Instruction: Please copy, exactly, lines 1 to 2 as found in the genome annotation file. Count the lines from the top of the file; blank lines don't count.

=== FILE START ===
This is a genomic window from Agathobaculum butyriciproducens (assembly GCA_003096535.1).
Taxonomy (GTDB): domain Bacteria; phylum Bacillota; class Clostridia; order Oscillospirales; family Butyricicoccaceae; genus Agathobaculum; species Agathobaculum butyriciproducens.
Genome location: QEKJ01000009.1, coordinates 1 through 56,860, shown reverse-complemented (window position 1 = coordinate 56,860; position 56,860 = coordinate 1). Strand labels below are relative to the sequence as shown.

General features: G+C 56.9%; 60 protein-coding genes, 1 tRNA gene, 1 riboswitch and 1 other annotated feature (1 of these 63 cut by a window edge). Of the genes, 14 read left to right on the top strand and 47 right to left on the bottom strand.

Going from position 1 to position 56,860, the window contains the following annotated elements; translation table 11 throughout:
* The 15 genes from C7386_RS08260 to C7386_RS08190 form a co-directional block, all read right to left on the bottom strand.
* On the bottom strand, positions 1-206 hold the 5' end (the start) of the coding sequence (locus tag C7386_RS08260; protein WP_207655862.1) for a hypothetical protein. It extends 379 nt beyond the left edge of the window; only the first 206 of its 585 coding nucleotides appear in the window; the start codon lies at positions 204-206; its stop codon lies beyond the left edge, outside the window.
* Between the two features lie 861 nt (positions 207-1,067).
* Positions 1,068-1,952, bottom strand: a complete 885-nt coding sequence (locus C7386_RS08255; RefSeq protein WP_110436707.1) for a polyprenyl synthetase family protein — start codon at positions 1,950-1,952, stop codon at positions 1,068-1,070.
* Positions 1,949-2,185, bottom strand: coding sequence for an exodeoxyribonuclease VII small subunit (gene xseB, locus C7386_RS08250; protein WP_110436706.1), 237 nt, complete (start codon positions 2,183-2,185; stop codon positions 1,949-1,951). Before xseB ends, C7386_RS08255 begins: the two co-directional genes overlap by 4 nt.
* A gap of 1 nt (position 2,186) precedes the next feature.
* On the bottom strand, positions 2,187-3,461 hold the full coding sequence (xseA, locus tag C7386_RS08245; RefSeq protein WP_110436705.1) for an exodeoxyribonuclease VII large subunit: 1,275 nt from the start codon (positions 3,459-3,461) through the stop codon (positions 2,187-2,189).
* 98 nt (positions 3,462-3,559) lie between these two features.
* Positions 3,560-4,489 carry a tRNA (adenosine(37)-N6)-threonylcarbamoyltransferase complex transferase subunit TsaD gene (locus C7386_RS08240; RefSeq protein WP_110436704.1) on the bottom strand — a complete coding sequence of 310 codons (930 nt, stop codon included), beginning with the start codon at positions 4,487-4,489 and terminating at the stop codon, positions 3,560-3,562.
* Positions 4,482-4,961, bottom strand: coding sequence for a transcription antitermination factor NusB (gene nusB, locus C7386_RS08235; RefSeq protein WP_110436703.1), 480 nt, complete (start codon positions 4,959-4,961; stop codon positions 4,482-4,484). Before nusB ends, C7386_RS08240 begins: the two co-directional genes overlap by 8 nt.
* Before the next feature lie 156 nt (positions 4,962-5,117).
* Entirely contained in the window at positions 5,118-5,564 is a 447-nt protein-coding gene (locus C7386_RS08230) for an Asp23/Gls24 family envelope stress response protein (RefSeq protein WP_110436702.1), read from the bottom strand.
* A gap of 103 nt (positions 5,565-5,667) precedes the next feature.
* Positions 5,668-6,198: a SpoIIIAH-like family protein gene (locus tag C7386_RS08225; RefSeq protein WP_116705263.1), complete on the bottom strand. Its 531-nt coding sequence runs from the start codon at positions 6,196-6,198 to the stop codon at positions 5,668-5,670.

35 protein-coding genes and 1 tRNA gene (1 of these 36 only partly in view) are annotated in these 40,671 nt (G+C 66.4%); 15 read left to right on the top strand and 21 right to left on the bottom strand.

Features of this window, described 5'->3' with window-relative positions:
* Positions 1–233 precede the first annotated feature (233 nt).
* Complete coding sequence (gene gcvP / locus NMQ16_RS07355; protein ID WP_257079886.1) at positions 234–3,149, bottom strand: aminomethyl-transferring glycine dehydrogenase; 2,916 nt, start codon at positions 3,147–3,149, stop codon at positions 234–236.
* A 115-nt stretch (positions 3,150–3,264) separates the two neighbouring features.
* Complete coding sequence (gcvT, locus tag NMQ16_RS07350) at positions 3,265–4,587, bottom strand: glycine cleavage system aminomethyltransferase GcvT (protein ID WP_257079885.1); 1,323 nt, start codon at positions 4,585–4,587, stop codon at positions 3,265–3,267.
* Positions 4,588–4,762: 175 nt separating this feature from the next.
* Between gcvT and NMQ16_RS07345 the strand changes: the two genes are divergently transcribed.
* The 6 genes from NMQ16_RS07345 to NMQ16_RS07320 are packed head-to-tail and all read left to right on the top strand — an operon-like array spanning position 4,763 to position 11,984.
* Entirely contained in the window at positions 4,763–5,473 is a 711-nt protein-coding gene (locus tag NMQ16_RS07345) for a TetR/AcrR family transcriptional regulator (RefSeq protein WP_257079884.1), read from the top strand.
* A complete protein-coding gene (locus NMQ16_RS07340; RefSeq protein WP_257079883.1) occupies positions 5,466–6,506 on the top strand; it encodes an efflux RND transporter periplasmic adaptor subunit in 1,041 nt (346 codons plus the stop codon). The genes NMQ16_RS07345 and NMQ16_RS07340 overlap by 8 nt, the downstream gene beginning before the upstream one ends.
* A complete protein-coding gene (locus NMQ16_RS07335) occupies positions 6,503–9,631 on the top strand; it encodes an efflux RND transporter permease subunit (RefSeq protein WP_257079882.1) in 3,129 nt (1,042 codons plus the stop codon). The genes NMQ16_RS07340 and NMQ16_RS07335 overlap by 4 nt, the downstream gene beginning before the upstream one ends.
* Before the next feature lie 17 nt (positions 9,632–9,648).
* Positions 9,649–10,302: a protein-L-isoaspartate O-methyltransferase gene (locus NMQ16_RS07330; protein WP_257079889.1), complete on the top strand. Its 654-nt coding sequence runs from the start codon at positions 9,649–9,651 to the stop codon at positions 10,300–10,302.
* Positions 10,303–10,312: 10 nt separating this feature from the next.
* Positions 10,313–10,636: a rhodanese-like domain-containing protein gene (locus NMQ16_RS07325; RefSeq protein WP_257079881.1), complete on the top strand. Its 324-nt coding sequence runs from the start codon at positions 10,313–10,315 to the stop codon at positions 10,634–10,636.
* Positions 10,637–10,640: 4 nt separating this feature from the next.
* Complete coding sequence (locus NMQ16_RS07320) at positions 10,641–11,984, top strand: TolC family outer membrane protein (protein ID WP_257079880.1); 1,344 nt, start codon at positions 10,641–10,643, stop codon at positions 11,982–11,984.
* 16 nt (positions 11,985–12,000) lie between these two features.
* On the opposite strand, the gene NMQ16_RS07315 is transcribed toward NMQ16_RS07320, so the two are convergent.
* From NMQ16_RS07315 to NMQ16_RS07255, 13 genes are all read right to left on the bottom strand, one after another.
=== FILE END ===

This is a genomic window from Agathobaculum butyriciproducens (assembly GCA_003096535.1).
Taxonomy (GTDB): domain Bacteria; phylum Bacillota; class Clostridia; order Oscillospirales; family Butyricicoccaceae; genus Agathobaculum; species Agathobaculum butyriciproducens.